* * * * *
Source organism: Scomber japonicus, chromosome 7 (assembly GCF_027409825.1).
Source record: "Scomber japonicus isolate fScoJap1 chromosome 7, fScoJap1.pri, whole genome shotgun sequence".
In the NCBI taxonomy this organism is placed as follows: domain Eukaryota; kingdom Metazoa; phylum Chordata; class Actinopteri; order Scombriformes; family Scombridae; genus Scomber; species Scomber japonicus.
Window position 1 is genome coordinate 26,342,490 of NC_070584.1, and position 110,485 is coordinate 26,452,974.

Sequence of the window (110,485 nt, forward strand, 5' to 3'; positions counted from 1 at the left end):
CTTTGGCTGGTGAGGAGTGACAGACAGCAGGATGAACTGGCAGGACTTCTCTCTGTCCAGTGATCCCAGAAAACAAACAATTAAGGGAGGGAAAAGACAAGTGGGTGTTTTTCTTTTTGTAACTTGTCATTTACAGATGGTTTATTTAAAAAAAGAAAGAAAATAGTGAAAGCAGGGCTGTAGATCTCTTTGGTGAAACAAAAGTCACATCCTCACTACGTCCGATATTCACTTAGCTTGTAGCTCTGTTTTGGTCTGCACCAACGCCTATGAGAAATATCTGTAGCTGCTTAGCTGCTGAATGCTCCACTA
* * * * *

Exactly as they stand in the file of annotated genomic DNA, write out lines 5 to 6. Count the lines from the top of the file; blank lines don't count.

Sequence of the window (110,485 nt, forward strand, 5' to 3'; positions counted from 1 at the left end):
CTTTGGCTGGTGAGGAGTGACAGACAGCAGGATGAACTGGCAGGACTTCTCTCTGTCCAGTGATCCCAGAAAACAAACAATTAAGGGAGGGAAAAGACAAGTGGGTGTTTTTCTTTTTGTAACTTGTCATTTACAGATGGTTTATTTAAAAAAAGAAAGAAAATAGTGAAAGCAGGGCTGTAGATCTCTTTGGTGAAACAAAAGTCACATCCTCACTACGTCCGATATTCACTTAGCTTGTAGCTCTGTTTTGGTCTGCACCAACGCCTATGAGAAATATCTGTAGCTGCTTAGCTGCTGAATGCTCCACTA